Friday, September 7, 2012

Back to Basics, Part 2: Roasting

Today we will talk about another easy and versatile method known as roasting.

 The roasting method is another dry heat method of cooking, usually done in the oven, which means that you use very little added liquid or fat.  The beautiful reaction to indirect heat in a closed environment like the oven is that the food’s natural juices turn to steam inside the item and penetrate the food more deeply.  What’s happening on the outside is called the “Maillard Reaction” and, simply stated, is the breakdown of protein and carbohydrates on the surface of the meat which results in a delicious golden brown crust, adding not only flavor but a beautiful appearance and aroma to your dish.  This method is still relatively quick, so you still want to choose naturally tender items but, unlike sautéing, you can use larger cuts that will provide multiple portions.  Examples of great foods to roast are beef or pork tenderloins or whole chickens or turkeys.  (We’ll save your less tender cuts of meat like rumps or short ribs for the “low and slow” method of braising, which is similar to roasting but uses much more liquid.  More on that in future columns!) 

Another benefit of roasting is that, similar to sautéing, you can make a delicious, flavorful sauce from the pan drippings from your food.  All you need for your sauce is the pan drippings as a base, aromatics (“mirepoix” is commonly used…this is the classical French combination of 2 parts onion, one part celery and one part carrot), some kind of acidic deglazing liquid (such as wine, water or stock), a little bit of flour for thickening, and seasonings.
Here’s the basic roast procedure:

1.       Prepare your food by seasoning with salt and pepper and anything else you like such as fresh or dried herbs, spices, garlic, etc.  When using anything other than salt and pepper it helps to use a little bit of olive oil as well.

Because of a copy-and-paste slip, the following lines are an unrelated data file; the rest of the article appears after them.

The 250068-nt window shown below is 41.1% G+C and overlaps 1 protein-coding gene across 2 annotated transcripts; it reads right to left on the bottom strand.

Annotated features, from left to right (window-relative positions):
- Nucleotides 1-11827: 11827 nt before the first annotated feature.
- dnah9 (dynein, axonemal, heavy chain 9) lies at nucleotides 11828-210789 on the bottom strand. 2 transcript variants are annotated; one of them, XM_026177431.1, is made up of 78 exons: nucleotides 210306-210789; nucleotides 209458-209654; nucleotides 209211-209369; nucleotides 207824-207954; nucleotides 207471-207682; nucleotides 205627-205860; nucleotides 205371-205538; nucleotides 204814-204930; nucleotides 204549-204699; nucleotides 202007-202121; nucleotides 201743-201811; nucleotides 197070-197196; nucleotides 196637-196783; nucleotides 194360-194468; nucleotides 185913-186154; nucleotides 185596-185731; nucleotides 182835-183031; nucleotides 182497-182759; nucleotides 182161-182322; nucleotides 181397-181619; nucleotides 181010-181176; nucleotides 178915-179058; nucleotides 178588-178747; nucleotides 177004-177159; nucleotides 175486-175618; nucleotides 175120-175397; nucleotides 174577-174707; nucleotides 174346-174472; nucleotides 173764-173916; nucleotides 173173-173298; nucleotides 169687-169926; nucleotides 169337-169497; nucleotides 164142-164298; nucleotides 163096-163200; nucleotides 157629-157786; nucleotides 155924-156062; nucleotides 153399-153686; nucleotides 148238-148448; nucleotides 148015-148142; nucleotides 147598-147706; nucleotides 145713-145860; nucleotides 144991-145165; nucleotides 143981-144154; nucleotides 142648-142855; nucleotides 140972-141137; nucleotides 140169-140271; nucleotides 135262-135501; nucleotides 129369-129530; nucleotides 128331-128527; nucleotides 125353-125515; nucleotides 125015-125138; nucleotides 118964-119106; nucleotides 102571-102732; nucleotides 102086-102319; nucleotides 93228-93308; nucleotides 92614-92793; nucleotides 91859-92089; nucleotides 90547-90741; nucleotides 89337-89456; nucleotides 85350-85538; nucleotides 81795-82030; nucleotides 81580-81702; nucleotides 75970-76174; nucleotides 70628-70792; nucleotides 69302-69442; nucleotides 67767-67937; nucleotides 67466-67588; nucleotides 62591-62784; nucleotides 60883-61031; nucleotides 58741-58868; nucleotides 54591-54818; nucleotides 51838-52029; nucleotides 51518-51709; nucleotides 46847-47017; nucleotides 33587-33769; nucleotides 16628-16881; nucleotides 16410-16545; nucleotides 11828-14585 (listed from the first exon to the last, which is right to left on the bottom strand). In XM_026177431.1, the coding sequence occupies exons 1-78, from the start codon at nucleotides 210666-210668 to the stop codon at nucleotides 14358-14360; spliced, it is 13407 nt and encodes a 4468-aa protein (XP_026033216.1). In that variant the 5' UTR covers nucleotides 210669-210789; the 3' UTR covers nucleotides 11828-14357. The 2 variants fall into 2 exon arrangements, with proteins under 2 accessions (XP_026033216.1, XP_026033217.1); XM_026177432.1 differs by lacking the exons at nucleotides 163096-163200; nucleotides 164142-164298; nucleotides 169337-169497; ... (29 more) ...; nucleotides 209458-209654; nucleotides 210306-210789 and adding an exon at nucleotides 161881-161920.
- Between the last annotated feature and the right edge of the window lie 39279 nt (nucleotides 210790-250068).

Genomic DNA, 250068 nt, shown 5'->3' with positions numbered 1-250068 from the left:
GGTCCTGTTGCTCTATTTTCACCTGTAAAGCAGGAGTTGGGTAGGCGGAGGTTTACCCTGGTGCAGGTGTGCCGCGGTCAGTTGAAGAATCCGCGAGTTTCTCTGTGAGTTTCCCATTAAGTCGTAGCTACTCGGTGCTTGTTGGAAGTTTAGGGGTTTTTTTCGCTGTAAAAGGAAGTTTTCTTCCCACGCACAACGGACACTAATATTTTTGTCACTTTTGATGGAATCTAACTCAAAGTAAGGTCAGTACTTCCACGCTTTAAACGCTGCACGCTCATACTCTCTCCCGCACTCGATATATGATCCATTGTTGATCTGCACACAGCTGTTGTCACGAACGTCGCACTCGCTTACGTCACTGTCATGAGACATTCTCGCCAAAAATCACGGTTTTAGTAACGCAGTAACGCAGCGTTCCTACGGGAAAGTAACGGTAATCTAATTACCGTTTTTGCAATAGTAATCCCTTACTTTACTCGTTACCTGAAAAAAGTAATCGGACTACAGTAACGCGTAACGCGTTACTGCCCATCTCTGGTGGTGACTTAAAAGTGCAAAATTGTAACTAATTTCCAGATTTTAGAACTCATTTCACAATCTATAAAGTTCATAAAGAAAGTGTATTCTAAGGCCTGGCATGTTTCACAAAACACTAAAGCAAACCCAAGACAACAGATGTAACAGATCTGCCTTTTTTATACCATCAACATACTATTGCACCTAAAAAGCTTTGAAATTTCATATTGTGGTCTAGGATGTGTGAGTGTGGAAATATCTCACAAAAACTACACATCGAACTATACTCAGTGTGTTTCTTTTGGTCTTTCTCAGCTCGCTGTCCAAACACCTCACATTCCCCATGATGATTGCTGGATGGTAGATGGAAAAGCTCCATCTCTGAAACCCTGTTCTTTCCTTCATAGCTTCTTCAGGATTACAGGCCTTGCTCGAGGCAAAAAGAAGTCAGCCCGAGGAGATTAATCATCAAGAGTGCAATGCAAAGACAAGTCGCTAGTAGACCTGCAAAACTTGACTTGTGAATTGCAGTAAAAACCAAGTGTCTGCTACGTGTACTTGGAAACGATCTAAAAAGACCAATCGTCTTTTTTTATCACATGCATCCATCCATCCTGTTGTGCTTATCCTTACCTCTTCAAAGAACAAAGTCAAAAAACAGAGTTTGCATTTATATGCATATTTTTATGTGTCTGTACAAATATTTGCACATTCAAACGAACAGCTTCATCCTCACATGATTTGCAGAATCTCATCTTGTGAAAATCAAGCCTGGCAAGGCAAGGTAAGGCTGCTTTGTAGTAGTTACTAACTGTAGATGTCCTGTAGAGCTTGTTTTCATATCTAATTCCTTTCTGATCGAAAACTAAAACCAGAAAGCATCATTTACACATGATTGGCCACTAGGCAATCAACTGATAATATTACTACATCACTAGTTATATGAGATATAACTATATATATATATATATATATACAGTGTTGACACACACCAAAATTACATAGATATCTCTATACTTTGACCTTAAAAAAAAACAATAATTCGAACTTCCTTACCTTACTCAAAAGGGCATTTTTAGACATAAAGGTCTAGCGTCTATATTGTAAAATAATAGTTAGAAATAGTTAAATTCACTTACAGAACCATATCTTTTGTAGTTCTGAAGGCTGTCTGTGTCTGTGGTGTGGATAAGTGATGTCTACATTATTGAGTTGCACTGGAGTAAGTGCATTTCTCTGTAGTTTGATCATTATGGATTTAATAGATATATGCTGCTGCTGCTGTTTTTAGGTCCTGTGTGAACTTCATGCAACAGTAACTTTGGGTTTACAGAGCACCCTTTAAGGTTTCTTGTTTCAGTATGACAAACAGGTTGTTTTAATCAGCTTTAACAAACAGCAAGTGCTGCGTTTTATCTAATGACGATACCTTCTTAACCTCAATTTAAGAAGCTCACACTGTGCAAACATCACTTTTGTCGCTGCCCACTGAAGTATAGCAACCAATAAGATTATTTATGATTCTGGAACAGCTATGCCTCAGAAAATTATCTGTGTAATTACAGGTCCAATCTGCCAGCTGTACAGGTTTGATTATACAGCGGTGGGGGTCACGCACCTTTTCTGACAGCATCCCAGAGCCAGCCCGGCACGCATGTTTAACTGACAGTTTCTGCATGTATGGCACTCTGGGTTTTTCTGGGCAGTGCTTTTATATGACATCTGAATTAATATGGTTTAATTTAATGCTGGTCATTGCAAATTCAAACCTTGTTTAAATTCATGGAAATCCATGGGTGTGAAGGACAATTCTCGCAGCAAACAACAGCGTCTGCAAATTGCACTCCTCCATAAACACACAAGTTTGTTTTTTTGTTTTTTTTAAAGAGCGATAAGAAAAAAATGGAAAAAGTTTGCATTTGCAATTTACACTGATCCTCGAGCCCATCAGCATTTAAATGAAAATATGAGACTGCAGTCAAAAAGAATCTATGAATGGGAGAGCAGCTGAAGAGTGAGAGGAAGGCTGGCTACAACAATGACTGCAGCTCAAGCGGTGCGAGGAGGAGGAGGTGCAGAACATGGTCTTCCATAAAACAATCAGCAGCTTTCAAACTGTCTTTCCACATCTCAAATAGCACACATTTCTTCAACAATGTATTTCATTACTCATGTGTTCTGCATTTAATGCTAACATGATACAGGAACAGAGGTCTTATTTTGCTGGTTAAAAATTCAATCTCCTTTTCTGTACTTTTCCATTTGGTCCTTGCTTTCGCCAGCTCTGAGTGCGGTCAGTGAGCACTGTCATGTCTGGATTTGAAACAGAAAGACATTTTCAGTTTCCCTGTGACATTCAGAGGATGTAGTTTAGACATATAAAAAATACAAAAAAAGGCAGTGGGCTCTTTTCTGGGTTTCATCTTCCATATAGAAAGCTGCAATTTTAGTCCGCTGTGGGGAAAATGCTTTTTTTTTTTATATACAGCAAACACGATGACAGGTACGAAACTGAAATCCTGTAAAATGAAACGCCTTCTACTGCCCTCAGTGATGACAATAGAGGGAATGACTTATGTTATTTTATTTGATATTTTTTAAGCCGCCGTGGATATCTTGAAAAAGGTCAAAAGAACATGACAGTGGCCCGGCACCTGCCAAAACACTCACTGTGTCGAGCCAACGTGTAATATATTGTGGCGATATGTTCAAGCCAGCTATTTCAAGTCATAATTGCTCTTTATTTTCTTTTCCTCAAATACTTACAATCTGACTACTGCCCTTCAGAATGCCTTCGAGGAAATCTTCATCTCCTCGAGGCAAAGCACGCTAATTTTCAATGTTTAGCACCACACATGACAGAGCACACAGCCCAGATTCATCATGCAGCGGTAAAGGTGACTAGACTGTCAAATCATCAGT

Alaina's Turkey from last Thanksgiving!
2.      Preheat your oven.  Many cooks like to start their oven high (like around 425°F/218°C) to help create a beautiful crust on their food, then drop the temperature down (to around 325°F/162°C) to finish cooking the inside nice and slowly. 

3.      Place your food in a shallow roasting pan on some sort of rack.  You want to make sure there is airflow underneath the food.  If you don’t have a metal rack, you can use bones or chicken wings to elevate the food.

4.      Roast your food uncovered until the desired internal temperature is achieved.  Add mirepoix (French combination of onion/celery/garlic) to your pan half-way through cooking time to allow it to absorb some juices but not be overcooked.

5.      Remove your food from the cooking pan and set aside to rest for at least 15 minutes..  Deglaze your pan (which means loosen the flavorful browned bits, called “fond”) using your acidic liquid.  Allow this liquid to reduce through simmering (on the stovetop if possible, but in the oven works too) until your sauce is “napé”, which means it coats the back of a spoon.

6.      If you would like your sauce to be thicker, sprinkle a little flour in the pan or add a previously prepared roux.  Add more liquid (like stock) and whisk to dissolve the flour.  Allow this liquid to come to a simmer and cook it, uncovered and stirring occasionally, until the sauce reaches your desired thickness and there is no flour taste remaining.  This may take as long as twenty minutes.

7.      Skim off any fat from your sauce and strain if desired to remove mirepoix.  Brighten your sauce with a little lemon juice and toss in some fresh herbs to serve. 

Tips:

·         To avoid steaming the exterior of your food (and create a yummy crust), you must use a shallow pan.

·         Allow your food to season for a while before cooking; an hour minimum if possible.  The larger your piece of meat, the longer you want to let it season. 

·         Don’t burn your fond!  If you notice that, during the roasting process, your pan juices or mirepoix are burning, be sure to stir them so your sauce later will not be bitter.
 
·        You must allow your food to rest at least 15 minutes before carving as this allows the juices in the food to redistribute through the meat, as opposed to running all over your cutting board, resulting in a dry, tough main course!
 
 
Internal Temperature for Roasted Items
Chicken: 165°F/74°C (in the thigh)                         Don’t forget! Your food will have a chance to        
Pork: 145°F/62°C                                                     “carryover” after it comes out of the oven,
Beef: anywhere between                                           which means it will continue to cook.
         130°F/54°C for medium-rare and                    Pulling it out 3-5° before the listed
   150°F/65°C for well-done                                        temperatures is advised!